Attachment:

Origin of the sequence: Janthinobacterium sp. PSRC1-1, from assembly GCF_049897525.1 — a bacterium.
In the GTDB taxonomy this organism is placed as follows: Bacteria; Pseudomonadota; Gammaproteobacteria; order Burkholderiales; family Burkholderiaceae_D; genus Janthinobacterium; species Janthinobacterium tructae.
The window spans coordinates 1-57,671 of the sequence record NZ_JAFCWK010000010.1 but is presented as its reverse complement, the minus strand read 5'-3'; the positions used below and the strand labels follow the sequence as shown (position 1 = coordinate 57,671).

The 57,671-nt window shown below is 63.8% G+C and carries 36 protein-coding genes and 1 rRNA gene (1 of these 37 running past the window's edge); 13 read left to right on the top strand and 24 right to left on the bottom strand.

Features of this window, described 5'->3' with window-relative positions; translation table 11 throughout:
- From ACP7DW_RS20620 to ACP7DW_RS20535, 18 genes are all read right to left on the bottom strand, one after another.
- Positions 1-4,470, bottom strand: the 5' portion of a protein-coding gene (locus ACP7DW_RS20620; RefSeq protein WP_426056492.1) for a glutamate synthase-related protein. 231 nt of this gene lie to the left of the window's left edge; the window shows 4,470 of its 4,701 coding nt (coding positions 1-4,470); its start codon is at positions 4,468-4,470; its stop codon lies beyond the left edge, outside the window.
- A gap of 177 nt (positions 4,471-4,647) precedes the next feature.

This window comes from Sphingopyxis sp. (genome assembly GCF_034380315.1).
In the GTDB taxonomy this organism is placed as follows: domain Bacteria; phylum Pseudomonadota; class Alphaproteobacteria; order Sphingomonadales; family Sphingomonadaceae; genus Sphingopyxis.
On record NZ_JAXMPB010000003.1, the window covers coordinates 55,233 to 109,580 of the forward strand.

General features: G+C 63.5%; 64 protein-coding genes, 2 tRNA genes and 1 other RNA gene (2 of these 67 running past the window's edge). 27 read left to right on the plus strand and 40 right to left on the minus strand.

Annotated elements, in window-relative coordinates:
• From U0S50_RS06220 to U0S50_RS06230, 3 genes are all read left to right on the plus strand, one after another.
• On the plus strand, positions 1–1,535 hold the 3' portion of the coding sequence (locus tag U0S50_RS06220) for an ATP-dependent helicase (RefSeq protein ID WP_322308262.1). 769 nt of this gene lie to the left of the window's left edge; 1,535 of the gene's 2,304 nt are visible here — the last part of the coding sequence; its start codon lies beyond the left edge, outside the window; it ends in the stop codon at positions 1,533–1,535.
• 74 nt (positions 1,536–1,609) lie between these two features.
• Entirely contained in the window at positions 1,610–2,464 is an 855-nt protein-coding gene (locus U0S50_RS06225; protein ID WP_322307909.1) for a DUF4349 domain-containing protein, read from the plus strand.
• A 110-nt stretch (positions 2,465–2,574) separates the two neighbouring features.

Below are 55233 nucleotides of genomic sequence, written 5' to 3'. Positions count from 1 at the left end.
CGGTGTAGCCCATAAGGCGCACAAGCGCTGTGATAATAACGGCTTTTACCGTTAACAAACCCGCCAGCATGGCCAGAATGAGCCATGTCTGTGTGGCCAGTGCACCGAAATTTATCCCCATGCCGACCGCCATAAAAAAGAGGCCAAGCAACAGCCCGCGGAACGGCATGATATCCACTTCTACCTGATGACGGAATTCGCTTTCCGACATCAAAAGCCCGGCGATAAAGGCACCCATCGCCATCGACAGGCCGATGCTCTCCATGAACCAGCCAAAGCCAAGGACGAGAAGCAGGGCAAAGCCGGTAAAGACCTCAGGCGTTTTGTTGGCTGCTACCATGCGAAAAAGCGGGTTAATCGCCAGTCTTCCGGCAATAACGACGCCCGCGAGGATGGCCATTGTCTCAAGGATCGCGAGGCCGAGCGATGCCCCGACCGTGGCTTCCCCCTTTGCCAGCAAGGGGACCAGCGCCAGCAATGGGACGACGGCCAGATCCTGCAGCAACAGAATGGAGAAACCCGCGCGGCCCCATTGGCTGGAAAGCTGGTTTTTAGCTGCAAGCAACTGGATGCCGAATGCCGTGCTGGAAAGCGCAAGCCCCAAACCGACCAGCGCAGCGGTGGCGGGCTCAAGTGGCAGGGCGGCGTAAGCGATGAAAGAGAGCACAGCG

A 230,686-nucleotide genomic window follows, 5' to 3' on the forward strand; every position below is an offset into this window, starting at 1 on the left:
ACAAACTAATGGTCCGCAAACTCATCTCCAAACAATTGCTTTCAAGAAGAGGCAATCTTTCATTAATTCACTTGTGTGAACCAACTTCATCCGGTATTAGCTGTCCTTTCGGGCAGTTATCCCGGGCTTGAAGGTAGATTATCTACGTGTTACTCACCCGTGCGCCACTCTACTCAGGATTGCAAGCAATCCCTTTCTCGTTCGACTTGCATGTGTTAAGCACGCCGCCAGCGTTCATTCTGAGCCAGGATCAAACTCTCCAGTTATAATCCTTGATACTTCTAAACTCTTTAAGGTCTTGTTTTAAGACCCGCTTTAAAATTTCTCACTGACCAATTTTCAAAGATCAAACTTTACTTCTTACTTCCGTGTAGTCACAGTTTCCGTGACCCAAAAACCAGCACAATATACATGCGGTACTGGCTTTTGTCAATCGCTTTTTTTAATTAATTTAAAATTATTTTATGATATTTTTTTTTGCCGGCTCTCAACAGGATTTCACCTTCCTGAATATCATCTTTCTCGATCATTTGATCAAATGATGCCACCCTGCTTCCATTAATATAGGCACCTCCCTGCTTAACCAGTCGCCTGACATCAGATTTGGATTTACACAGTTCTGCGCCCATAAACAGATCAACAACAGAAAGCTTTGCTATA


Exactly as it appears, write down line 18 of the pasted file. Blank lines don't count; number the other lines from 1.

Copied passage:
• A 110-nt stretch (positions 2,465–2,574) separates the two neighbouring features.